Growing up in a small southern town in the 70’s and 80’s, pizza was not something many of us had much. Occasionally Mom would buy the Chef Boyardee Pizza kits. Remember these?
It came with a pouch of flour mixture to make the dough, a small tin can of pizza sauce, a tin of grated cheese and a packet of pepperoni. We would add other items such as onions and mushrooms, but I remember thinking how exotic we were living if we made a “homemade” pizza at home. The crust never came out great but we thought it was great.
It wasn’t until the 80’s during high school that our town got a Pizza Hut on the northside. It was right across from the Sonic and skating rink. Many Saturday nights started out at “The Hut” for pan pizza and salad followed by hours of “cruising” around town playing one of the five 8-tracks my best friend, Tina and I had to play. You started at Sonic, made a loop across to The Hut and then down to the middle of town and out High School Avenue to Lumberton Road where you’d either sit in the A&P parking lot, Pope Tire or stop in at Mrs. Cook’s Dairy Dip. Great memories.
I fell in love immediately when I had my first pan pizza delivered fresh from the oven to our table covered in the famous red-checked plastic tablecloth. The cheese was gooey and the crust was buttery and crusty on the edges and soft in the middle – just how I like it. Going forward I set my standard for a good pizza on how close to that first experience I had back in 1980. Fast forward to 1987 Nashville. There were Pizza Huts and Papa John’s and Dominos galore but then there was Mom and Pop pizza places everywhere. I really didn’t understand that for most people, they grew up loving a Mom and Pop pizza joint where recipes were handed down from generation to generation. Suddenly my standards grew beyond that pan pizza at Pizza Hut.
As Cas shared in Wednesday’s blog (http://foodflippers.net/st-louis-gateway-feast/), he grew up in St. Louis which had a large Italian population. Imo’s was his pizza joint of choice and he talked about St. Louis style pizza often as we were getting to know one another. I kept thinking, “What’s the big deal? There’s good pizza everywhere.” It wasn’t until my first visit to St. Louis after we married sometime around 2007 or 2008 that I finally got to try an Imo’s pizza. People….oh my gosh….I was NOT prepared for how good it is….I mean REALLY good. It’s not really the thin crust or sauce…it’s the cheese….PROVEL cheese. Cas wrote some about this on Wednesday. It was developed especially for Imo’s and you can only get it in and around St. Louis. You can order it online and have it delivered to your door but every visit to see family, we stock up on Provel cheese before heading home.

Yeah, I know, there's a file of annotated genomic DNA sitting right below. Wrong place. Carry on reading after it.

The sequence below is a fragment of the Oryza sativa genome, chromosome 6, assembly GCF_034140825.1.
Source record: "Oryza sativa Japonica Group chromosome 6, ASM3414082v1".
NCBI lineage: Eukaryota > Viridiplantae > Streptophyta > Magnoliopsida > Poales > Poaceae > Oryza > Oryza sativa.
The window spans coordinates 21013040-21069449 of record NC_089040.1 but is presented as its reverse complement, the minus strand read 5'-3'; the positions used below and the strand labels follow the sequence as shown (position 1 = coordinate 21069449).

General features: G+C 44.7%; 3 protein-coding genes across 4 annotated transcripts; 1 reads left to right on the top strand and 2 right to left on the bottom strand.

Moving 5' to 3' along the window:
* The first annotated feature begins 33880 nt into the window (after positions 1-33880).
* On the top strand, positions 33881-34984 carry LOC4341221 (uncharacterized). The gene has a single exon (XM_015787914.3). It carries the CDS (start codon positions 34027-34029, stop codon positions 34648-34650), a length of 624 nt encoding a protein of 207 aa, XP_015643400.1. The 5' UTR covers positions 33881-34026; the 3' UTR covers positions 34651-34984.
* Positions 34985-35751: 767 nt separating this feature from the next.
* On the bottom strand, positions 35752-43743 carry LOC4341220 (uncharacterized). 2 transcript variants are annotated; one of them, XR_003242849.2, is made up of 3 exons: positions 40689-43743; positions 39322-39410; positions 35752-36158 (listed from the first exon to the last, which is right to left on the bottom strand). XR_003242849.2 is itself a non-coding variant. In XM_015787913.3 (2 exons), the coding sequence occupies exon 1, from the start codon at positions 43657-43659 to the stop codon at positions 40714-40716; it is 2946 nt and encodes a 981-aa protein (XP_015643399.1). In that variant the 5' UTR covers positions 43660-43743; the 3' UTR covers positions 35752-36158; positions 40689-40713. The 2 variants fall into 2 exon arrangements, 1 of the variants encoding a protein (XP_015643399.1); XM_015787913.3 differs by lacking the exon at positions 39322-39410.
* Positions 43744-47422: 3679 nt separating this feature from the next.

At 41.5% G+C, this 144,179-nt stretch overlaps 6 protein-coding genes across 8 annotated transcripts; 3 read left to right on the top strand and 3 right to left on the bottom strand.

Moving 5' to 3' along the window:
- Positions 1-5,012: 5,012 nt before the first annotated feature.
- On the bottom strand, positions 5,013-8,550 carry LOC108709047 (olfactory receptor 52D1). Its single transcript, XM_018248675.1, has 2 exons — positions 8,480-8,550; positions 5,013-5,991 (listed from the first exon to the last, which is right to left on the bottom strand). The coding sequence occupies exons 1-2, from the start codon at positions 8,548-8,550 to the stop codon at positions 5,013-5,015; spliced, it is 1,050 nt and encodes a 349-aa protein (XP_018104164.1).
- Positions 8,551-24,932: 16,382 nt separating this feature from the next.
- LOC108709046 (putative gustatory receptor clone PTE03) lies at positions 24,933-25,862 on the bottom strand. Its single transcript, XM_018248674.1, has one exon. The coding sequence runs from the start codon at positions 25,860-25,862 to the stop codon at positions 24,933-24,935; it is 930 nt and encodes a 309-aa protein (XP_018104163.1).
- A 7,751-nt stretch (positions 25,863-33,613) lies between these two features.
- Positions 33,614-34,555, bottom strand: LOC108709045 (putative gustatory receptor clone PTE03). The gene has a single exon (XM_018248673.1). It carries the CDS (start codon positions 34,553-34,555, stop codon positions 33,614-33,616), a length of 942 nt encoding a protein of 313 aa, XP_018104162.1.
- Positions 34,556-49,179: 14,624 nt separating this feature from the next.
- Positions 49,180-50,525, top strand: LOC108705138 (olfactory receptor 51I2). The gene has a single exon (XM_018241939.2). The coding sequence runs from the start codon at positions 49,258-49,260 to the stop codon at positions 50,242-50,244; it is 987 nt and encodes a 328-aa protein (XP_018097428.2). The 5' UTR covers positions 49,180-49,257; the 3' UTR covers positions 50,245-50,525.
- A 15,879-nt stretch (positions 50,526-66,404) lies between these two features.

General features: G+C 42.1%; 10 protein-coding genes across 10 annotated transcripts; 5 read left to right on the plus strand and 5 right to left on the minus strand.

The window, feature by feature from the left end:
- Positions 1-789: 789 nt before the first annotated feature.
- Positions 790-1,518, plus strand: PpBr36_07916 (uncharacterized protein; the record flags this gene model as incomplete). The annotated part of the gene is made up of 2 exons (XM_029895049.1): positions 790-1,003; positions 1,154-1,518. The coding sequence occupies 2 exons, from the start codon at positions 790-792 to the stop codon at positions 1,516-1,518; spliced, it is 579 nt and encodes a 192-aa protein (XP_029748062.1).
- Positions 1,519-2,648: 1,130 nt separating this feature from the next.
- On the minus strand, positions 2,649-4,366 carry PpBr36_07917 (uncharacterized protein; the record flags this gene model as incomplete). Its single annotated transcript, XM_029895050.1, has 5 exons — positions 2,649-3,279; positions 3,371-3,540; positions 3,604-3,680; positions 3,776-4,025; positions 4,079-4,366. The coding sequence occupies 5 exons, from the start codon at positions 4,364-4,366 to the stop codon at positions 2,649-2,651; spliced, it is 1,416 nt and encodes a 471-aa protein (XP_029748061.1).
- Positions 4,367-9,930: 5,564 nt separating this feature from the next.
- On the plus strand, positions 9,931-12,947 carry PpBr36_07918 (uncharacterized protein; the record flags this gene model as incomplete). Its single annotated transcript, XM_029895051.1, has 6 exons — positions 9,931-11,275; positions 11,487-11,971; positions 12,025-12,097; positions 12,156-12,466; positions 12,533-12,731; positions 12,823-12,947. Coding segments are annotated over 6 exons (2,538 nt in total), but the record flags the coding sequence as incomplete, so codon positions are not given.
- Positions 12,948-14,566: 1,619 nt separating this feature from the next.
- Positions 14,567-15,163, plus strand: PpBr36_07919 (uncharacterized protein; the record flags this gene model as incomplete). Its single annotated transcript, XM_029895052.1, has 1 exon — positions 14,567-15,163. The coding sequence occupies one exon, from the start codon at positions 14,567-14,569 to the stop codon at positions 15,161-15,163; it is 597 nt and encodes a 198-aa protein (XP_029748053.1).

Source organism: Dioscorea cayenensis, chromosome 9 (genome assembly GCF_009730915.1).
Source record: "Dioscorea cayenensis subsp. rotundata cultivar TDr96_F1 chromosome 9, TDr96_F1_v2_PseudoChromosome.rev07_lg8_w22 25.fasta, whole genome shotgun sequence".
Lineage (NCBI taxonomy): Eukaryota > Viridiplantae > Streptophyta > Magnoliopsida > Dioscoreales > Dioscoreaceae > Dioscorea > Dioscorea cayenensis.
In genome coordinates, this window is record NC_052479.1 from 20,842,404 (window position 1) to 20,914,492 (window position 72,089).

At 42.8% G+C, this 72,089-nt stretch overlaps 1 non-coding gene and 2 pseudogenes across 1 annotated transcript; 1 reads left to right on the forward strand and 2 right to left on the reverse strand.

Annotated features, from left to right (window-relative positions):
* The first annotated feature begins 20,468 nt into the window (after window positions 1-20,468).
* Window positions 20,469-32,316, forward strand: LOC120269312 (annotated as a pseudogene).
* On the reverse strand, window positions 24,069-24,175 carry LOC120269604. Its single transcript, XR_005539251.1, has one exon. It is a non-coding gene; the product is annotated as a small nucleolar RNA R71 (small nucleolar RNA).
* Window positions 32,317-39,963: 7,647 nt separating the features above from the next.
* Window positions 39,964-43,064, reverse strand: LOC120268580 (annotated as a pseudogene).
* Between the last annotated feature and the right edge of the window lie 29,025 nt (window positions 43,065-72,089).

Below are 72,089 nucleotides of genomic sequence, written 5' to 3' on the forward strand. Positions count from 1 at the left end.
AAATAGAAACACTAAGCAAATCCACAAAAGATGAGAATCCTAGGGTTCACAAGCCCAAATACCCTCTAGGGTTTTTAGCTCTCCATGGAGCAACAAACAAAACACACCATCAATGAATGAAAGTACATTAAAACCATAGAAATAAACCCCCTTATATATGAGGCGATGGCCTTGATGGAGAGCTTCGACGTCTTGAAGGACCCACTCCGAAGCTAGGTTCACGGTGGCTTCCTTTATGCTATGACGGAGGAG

Last year Cas had a listener of his morning show call in to share that he grew up in the same neighborhood. Turns out they went to the same school district even though their paths did not cross at the time. He visits family there often and brings us back frozen Imo’s pizzas. He even brought his portable pizza oven to the station one morning and surprised us with an Imo’s pizza for breakfast. Provel – making friends, one pizza at a time! Thanks, Steve! (Small world!!)
I decided that I would research and see if I could figure out how they make this cheese. I ran across a recipe a few years ago that I have played with and it’s pretty close. I am sharing the recipe here and I really hope you’ll take the time to try it. I would say make your own crust and sauce but if you do not have a lot of time, just buy the store brand you like best and give the cheese recipe a go. Better yet, go visit St. Louis which is an awesome city and just enjoy the real thing in person.
P.S. I still love Pizza Hut pan pizza though…extra cheese please!
Figuring out how to make Provel cheese. There are three cheese mixtures that make the profile: swiss, provolone and white cheddar. The addition of the Liquid Smoke along with a few seasonings come close to the original – at least to our taste buds. The cheese is so great, you really do not need a lot of extra toppings but if you must, try to stick to pepperoni. It’s the only pizza I love without toppings. I like to make my own pizza sauce, so I will add that recipe as well. Again, you can totally use your favorite store brand if you aren’t interested in making your own.
Kopy-Kat Provel Cheese
1 c. grated white cheddar (if you can’t find white, go with Monterrey Jack)
1 c. grated provolone
1 c. grated swiss
2-3 T. Liquid Smoke
½ t. pepper
½ t. garlic powder
1 T. dried parsley
- Grate all cheeses. PLEASE, get the block cheese – the grated stuff is coated with starch and just doesn’t compare.
- Mix in Liquid Smoke and seasonings until well combined.
- Sprinkle over waiting pizza crust covered with sauce.
- If adding toppings, add on top of cheese.
- Bake on a pizza stone or baking sheet on 425 degrees until crust is golden and cheese bubbly.
Tracey’s Pizza Sauce
(makes enough for two medium pizzas)
1 can fire roasted, crushed tomatoes
1 small can tomato paste
1 red onion, finely chopped
3 cloves garlic, minced
1 bay leaf
½ t. salt
½ t. pepper
½ t. red pepper flakes
½ t. oregano
3-5 basil leaves chopped or 1 t. dried
2 t. sugar
3 T. Olive Oil
- Sauté onions in olive oil until soft.
- Add garlic and cook 30 seconds longer.
- Add in crushed tomatoes, paste and all seasonings, mix well.
- Simmer on low for about 15-20 minutes. Taste and adjust seasonings if needed.
- Let cool slightly, smooth over pizza crust.
Recipe makes enough for two medium pizzas and can be stored in the refrigerator up to a week.